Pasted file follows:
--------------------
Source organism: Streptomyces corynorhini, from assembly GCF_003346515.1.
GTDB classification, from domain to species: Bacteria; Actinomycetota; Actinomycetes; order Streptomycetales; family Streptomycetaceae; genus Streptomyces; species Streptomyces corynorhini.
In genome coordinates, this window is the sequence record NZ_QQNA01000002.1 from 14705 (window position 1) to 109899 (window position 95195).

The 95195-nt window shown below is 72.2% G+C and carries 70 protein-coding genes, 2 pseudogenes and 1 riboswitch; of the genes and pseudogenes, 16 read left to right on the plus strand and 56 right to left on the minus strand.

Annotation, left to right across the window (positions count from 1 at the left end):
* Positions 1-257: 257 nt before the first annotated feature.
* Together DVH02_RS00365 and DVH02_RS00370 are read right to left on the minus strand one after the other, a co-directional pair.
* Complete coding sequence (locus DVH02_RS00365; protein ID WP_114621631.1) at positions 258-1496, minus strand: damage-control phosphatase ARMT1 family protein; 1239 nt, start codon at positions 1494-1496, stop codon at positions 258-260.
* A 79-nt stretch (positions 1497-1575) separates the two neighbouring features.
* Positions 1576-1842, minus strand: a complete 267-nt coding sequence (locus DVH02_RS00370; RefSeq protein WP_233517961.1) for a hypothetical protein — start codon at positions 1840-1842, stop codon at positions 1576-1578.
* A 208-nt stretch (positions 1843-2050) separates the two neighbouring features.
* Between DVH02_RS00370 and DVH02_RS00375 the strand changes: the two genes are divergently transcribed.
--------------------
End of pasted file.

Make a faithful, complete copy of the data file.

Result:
Source organism: Streptomyces corynorhini, from assembly GCF_003346515.1.
GTDB classification, from domain to species: Bacteria; Actinomycetota; Actinomycetes; order Streptomycetales; family Streptomycetaceae; genus Streptomyces; species Streptomyces corynorhini.
In genome coordinates, this window is the sequence record NZ_QQNA01000002.1 from 14705 (window position 1) to 109899 (window position 95195).

The 95195-nt window shown below is 72.2% G+C and carries 70 protein-coding genes, 2 pseudogenes and 1 riboswitch; of the genes and pseudogenes, 16 read left to right on the plus strand and 56 right to left on the minus strand.

Annotation, left to right across the window (positions count from 1 at the left end):
* Positions 1-257: 257 nt before the first annotated feature.
* Together DVH02_RS00365 and DVH02_RS00370 are read right to left on the minus strand one after the other, a co-directional pair.
* Complete coding sequence (locus DVH02_RS00365; protein ID WP_114621631.1) at positions 258-1496, minus strand: damage-control phosphatase ARMT1 family protein; 1239 nt, start codon at positions 1494-1496, stop codon at positions 258-260.
* A 79-nt stretch (positions 1497-1575) separates the two neighbouring features.
* Positions 1576-1842, minus strand: a complete 267-nt coding sequence (locus DVH02_RS00370; RefSeq protein WP_233517961.1) for a hypothetical protein — start codon at positions 1840-1842, stop codon at positions 1576-1578.
* A 208-nt stretch (positions 1843-2050) separates the two neighbouring features.
* Between DVH02_RS00370 and DVH02_RS00375 the strand changes: the two genes are divergently transcribed.